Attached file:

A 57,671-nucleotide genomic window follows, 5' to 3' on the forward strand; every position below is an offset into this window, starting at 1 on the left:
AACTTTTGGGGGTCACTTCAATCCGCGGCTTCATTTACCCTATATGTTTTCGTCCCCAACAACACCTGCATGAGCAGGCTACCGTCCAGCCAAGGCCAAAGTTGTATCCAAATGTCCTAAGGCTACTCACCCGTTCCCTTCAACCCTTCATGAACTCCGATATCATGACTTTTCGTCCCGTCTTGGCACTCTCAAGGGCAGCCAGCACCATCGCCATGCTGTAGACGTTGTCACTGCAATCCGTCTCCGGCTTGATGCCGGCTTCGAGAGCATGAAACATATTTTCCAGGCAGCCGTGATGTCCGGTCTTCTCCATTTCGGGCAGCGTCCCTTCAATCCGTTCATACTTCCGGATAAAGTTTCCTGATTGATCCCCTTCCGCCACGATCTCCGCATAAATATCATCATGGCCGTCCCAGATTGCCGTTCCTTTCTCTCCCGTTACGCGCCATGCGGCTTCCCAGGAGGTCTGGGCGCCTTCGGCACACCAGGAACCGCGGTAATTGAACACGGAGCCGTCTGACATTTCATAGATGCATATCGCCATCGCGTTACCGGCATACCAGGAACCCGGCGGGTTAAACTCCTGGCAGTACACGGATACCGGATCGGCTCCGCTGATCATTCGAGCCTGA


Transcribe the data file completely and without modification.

A 57,671-nucleotide genomic window follows, 5' to 3' on the forward strand; every position below is an offset into this window, starting at 1 on the left:
AACTTTTGGGGGTCACTTCAATCCGCGGCTTCATTTACCCTATATGTTTTCGTCCCCAACAACACCTGCATGAGCAGGCTACCGTCCAGCCAAGGCCAAAGTTGTATCCAAATGTCCTAAGGCTACTCACCCGTTCCCTTCAACCCTTCATGAACTCCGATATCATGACTTTTCGTCCCGTCTTGGCACTCTCAAGGGCAGCCAGCACCATCGCCATGCTGTAGACGTTGTCACTGCAATCCGTCTCCGGCTTGATGCCGGCTTCGAGAGCATGAAACATATTTTCCAGGCAGCCGTGATGTCCGGTCTTCTCCATTTCGGGCAGCGTCCCTTCAATCCGTTCATACTTCCGGATAAAGTTTCCTGATTGATCCCCTTCCGCCACGATCTCCGCATAAATATCATCATGGCCGTCCCAGATTGCCGTTCCTTTCTCTCCCGTTACGCGCCATGCGGCTTCCCAGGAGGTCTGGGCGCCTTCGGCACACCAGGAACCGCGGTAATTGAACACGGAGCCGTCTGACATTTCATAGATGCATATCGCCATCGCGTTACCGGCATACCAGGAACCCGGCGGGTTAAACTCCTGGCAGTACACGGATACCGGATCGGCTCCGCTGATCATTCGAGCCTGA